2010 has been a big year for comics. The Walt Disney Company officially owns Marvel Entertainment. DC Comics announced it is moving their digital comics business to Burbank, CA (also, sadly, closing one of its most successful and groundbreaking imprints, Wildstorm) and Archie got married.
So, in light of this momentous year, Team Unwinnable takes a look at the comics that made us forget all the behind the scenes stories and reminds us of just why we read comics.
Behold! Unwinnable’s Best Comics of 2010!
Best Book We Should’ve Paid Attention To: Thor: The Mighty Avenger
In an age of decompressed storytelling, writing and drawing an all ages comic is, at best, difficult. Many creative teams seem to look at the form as a hindrance rather than an opportunity. Roger Landridge and Chris Samnee are not most creators. Thor: The Mighty Avenger is a modern fairy tale with classic super hero trimmings. The creators re-imagined Thor and his supporting cast and managed to convey a sense of wonder with every page. The book exudes classic. I love this book and there aren’t words to express how much I wish it had a chance to stick around.
Best Use of a Crowbar: Damien “Robin” Wayne in Batman and Robin # 13
In one of the most brutal comics of 1988, the Joker beat the second Robin, Jason Todd, nearly to death with a crowbar. In a scene meant to mirror this horrific event, the current Robin, Damien Wayne, returned the favor with gusto. Grant Morrison’s run on Batman has been an attempt to reconcile the history of Batman since 1939 and this scene is one of the best homages to Batman’s long and sometimes baffling history. (with Stu Horvath)
Best Set Up: Hellboy: The Storm # 3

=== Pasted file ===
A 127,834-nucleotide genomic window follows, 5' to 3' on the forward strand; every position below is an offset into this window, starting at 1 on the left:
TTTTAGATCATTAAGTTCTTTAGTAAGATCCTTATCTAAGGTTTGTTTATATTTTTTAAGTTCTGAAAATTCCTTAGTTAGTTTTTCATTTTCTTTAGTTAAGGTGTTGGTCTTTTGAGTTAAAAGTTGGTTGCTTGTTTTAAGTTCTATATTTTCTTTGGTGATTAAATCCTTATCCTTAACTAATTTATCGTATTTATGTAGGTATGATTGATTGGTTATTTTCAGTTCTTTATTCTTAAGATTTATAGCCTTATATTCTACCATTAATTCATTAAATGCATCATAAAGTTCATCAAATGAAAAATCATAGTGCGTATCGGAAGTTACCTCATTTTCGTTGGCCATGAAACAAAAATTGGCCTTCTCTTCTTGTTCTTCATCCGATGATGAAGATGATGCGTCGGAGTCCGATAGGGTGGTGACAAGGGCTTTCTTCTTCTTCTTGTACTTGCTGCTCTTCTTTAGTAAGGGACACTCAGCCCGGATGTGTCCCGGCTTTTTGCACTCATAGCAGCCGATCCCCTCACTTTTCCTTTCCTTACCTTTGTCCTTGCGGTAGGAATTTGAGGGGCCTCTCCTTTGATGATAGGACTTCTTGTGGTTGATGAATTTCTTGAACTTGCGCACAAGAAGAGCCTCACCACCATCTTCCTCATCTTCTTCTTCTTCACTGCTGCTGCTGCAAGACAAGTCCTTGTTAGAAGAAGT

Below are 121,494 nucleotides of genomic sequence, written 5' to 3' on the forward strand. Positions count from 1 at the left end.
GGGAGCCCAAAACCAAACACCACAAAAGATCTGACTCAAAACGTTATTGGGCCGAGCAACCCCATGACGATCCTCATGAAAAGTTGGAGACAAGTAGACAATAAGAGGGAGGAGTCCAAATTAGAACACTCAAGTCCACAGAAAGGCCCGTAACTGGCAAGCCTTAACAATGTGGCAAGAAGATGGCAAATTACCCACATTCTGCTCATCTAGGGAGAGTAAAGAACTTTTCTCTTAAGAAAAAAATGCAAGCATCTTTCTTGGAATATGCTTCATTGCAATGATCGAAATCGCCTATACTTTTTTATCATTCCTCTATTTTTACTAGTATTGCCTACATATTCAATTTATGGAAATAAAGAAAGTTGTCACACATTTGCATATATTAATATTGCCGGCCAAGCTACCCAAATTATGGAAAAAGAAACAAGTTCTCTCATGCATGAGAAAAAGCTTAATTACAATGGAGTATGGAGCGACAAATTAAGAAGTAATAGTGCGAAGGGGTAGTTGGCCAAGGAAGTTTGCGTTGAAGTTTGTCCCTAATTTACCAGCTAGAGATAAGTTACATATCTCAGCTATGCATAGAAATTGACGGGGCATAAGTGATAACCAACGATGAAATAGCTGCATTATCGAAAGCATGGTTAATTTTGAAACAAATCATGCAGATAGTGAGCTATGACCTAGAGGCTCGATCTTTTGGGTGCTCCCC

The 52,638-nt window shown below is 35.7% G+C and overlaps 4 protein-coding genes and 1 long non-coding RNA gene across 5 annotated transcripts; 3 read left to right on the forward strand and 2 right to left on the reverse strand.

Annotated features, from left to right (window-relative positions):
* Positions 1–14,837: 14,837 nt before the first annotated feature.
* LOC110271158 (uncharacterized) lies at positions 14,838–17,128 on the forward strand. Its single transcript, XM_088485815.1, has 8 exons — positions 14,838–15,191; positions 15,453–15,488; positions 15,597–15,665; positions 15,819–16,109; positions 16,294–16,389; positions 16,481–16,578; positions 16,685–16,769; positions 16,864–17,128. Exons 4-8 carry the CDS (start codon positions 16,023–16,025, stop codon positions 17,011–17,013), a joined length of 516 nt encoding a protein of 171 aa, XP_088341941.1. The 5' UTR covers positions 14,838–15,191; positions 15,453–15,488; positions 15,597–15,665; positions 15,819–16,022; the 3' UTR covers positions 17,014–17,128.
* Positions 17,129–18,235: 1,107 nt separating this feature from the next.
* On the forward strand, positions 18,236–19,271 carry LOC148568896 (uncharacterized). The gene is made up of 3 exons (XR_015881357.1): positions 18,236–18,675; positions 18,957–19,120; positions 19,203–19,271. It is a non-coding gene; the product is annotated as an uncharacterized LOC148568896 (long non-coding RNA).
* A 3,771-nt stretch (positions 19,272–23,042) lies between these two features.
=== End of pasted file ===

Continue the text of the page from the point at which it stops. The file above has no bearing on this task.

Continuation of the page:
Hellboy has been battling his destiny to wear the crown of Hell since 1993. Last year, we saw the revelation that Hellboy is also the heir to the crown of England as he is the heir to King Arthur. As Hellboy reaches its endgame in The Storm, we see Hellboy making choices consistent with the character we’ve seen make so many strides since that first issue. After everything he’s gone through, his stubborn moral compass is exactly where it should be. By forsaking Excalibur and giving the Baba Yaga one of his eyes, Hellboy is finally ready for the end.
Best Twist Ending: Ex Machina # 50
This past year Brian K. Vaughan brought one of the best comics of the past decade to a close – and found a way to top his Y the Last Man finale in the process. Mayor Mitchell Hundred, the superhero turned mayor of New York City, has had loyal readers’ votes right up until that final issue, where it turns out he was more machine than The Great Machine after all. In the issue’s most shocking scene (consider this your very last spoiler alert warning), Hundred “tells” the pistol aimed at his mentor Kremlin’s head to fire, killing the closest person he’s ever had to a father in his life—all to keep a horrible secret, his election win was due to his use of his powers to tamper with the electoral machines.
Determined that there is no moral cost too great to push his vision of bettering society, Hundred though has bigger sights than Gracie Mansion – at the end we discover he is President John McCain’s vice president. What sort of Bizarro world is this? The one that BKV had in mind from the very beginning, it turns out. He recently told me for a Wizard Magazine story that he had mapped it all out in his head before he typed up the first script: Kremlin’s tragic end, Hundred’s Michael Corleone-esque arc, and all. Well, one thing changed: he originally planned to have Mitchell be Obama’s vice president in an “all comic-book reading ticket,” back when it seemed the Democratic candidate had no shot of winning. Either ticket, this issue has my vote as the best of the year. (Ethan Sacks)